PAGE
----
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It’s amazing to think that millions of years ago the Sahara was in fact a lush green tropical paradise, home to giant dinosaurs and crocodiles and nothing like the dusty desert we see.
At different geological depths were found fossil algae that confirm that 150-200 million years ago, during the Jurassic, Sahara was covered by an ancient sea, which was in some places 5,000m deep. From the sea, many fossils came, like ammonites (shelled squids), one meter long fishes from extinct groups and ancient huge sea reptiles. By 135 million years ago, dinosaurs roamed Sahara, like the 9m long carnivorous Afrovenator or the 22m long sauropod Jobaria.
In the era of the Spinosaurus, a vast river and swamp system stretched across North Africa, filled with lungfish, sharks and crocodilian creatures, as well as dinosaurs. Spinosaurus, floating like a crocodile to stalk prey, probably ate fish, ancient crocodiles, and anything else afloat.
Nizar Ibrahim, a University of Chicago vertebrate paleontologist and lead author of the 2014 study says a digital reconstruction of Spinosaurus bones tell a story of semi-aquatic adaptation. The creature’s skull sported small nostrils midway up the snout, perfect for breathing with the jaw submerged like a crocodile. Also similar to crocodiles, the tip of the snout possessed nerve and blood vessel channels, sensitive to sudden pressure changes in the water from fleeing prey.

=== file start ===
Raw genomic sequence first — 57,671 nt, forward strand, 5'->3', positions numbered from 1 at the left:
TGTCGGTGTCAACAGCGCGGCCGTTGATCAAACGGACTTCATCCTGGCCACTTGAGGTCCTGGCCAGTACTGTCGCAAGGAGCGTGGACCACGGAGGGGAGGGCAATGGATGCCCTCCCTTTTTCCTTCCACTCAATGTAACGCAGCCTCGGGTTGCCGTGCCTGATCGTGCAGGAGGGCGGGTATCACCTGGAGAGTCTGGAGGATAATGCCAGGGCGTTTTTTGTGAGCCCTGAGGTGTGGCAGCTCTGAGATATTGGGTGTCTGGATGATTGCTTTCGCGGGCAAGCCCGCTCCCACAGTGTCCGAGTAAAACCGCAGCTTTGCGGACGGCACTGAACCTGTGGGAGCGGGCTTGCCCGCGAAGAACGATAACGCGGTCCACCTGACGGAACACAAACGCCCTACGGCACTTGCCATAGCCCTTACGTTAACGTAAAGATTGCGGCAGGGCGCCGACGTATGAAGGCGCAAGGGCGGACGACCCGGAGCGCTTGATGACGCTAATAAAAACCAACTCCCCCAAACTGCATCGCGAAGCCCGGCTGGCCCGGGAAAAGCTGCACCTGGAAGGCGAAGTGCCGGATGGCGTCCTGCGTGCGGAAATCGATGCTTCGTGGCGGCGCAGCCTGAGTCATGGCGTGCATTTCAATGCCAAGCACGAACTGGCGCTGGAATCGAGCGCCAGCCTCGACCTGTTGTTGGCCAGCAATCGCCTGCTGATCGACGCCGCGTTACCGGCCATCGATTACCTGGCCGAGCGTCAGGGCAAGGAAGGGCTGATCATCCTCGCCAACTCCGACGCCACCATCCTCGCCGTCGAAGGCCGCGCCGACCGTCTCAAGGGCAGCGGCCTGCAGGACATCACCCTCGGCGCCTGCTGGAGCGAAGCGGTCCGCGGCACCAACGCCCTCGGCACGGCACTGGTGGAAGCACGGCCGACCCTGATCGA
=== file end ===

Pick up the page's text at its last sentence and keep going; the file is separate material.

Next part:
Once prey was located, Spinosaurus’s large, backward-slanted and conical teeth made perfect rakes for catching fish.
Long powerful front arms brandished hooked claws to catch anything those teeth missed. The massive sail that ran along the Spinosaurus spine is the tallest such sails of any known dinosaur, at about 1.8 meters high. Most likely, the sail was a form of display to other spinosaurids, either a warning to rivals or a come-hither to potential mates, very visible when swimming but unseen by underwater prey, Ibrahim suggests. (Floro Mercene)